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If referees can sell goals, then you’re looking at a bleak future for African football – Anas

The undercover journalist who filmed football officials accepting bribes said that African football will continue to be held back unless corruption is tackled.

Ghanaian journalist Anas Aremeyaw Anas poses during an interview with AFP on June 12, 2018. 
 His latest investigative documentary called 'Number 12' has lead to dissolution of the Ghana Football Association (GFA) and the resignation of the GFA

Anas Aremeyaw Anas, the undercover journalist who exposed football officials accepting bribes said on Monday that African football will continue to be held back unless corruption is tackled more vigorously.

Last week, Anas released a documentary showing African football officials, including 77 referees and Ghana’s football chief Kwesi Nyantakyi, allegedly engaging in acts of corruption.

The two-hour film generated widespread uproar, prompting the Ghanaian government to dissolve the country’s FA and forcing Nyantakyi to resign from the top positions he held with Fifa and the Confederation of African Football (Caf).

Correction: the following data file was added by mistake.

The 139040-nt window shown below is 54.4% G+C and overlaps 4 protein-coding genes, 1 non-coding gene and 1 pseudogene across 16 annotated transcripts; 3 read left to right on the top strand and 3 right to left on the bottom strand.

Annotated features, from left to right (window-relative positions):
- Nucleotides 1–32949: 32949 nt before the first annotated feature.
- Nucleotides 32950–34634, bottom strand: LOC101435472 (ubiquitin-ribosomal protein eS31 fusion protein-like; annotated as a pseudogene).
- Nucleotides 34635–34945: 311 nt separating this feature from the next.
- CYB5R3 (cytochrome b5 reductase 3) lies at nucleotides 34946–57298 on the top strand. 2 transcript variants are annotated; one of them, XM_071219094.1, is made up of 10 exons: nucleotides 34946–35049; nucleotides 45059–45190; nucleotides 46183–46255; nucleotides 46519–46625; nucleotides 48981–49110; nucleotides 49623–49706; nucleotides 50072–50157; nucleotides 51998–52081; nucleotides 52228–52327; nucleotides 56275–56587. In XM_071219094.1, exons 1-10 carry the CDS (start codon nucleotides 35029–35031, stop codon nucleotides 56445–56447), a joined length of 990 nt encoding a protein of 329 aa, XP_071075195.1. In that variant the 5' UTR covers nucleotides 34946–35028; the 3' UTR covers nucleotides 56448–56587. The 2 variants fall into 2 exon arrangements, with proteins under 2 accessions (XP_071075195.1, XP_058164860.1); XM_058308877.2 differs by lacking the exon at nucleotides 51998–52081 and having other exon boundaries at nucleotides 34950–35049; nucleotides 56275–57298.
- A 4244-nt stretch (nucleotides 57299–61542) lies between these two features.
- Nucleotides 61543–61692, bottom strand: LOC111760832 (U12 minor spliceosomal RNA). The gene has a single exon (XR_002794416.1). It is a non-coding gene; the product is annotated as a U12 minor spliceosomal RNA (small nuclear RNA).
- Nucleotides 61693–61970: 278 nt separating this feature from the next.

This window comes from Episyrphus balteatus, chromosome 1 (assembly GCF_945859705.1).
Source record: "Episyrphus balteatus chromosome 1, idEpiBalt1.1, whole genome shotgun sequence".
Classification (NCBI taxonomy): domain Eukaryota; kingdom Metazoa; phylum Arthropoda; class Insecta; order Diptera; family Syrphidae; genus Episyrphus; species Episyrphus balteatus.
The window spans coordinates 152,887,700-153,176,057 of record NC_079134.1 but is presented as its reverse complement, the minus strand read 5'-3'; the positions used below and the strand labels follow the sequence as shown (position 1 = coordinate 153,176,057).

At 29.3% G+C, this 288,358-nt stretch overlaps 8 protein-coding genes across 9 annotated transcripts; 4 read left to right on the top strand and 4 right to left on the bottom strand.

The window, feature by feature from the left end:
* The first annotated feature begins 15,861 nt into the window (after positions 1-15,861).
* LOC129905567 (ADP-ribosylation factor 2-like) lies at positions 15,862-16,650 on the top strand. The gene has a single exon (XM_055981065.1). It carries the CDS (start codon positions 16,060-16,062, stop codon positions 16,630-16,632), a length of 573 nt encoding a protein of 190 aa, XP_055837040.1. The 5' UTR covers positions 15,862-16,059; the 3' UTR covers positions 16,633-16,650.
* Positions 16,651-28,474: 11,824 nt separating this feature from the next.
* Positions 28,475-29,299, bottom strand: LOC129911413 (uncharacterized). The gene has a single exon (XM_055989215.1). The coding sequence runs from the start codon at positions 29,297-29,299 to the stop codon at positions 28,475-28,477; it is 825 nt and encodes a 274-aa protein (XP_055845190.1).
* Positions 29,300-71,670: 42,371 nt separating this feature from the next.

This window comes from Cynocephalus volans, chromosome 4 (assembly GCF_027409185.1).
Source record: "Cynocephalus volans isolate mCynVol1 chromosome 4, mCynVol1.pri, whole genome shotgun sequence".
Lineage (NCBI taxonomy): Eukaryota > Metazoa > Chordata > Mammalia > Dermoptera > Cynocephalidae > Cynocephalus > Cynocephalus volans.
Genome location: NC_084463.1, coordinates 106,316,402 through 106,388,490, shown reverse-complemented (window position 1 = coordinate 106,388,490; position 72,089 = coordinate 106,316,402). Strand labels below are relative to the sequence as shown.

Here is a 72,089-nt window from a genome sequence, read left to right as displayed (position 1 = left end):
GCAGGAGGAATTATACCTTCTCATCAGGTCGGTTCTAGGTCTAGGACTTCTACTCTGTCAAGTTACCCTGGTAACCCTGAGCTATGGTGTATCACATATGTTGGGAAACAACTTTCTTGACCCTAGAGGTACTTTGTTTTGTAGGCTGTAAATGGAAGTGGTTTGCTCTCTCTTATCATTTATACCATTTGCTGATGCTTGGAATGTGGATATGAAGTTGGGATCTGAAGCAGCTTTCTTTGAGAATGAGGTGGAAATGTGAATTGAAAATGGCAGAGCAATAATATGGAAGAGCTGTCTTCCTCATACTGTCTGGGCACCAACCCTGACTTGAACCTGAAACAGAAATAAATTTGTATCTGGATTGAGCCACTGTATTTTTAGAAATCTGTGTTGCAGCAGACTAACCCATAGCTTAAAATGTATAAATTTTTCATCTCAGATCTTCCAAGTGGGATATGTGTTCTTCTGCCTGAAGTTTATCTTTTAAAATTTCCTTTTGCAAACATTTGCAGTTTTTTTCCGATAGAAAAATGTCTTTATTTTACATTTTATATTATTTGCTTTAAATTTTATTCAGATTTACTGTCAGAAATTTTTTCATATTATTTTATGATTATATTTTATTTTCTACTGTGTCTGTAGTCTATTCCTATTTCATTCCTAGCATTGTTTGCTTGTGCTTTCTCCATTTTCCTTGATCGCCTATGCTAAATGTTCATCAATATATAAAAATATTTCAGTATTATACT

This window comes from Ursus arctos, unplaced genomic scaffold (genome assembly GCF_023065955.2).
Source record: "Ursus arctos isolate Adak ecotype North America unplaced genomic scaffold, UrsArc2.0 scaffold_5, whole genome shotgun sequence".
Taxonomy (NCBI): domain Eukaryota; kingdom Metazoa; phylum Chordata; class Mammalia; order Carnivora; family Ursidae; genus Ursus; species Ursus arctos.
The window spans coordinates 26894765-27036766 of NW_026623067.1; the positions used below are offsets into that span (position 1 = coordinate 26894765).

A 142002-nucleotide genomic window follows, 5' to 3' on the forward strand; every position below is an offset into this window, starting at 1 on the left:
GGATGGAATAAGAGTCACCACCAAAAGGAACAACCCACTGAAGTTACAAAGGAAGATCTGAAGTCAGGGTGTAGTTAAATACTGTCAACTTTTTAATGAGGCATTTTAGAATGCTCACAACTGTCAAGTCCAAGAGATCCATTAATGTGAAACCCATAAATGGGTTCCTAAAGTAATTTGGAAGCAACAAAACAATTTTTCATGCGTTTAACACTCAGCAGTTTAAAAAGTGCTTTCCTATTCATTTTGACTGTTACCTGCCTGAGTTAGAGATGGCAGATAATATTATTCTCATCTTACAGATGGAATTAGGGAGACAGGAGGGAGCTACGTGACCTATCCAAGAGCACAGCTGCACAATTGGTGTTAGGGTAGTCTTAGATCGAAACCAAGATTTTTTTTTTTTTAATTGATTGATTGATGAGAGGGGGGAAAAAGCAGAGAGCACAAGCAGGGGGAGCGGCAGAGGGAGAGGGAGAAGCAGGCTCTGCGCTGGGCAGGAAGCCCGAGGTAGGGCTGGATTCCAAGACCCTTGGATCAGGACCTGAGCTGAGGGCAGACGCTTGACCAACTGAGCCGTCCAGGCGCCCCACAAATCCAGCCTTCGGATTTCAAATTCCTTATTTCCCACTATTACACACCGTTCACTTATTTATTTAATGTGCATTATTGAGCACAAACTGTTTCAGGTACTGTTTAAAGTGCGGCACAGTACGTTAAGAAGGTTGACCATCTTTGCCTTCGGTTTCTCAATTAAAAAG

Adel Range Marwa, a Kenyan World Cup-bound referee who was filmed accepting a cash gift was detached by Fifa from taking part in the competition in Russia.

Bleak future for African football – Anas

In an interview with Reuters in Accra, Anas claimed that African football would have been better but for corruption.

‘I think that we in Africa would have done better at the world (soccer) stage if we had not allowed people to infiltrate the camps of football setting,’ the undercover journalist said.

‘If you had people who will sit down and fix a match and determine what the outcome will be, that is not fair to African football. If referees can sell yellow card, sell red card, sell goals, then you’re looking at a very bleak future of African football.’

He held that on several occasions, unqualified players were put in matches to play because someone was paid.

Not enough fallout

Anas said he expected a much bigger fallout from the documentary across the continent, but that the story is just beginning to unfold.

‘What you have seen in Ghana is a tip of the iceberg. The story is now beginning to unfold and within the next two-three weeks I am sure you’re going to start reading the impact, he stated.

The undercover journalist added that corruption in football was weakening the bonds that the game forges among the people.

‘Football is supposed to be a game that unites Africans despite the political differences ... our hearts and minds are with football and we must not allow corruption to kill that unity,’ Anas uttered.


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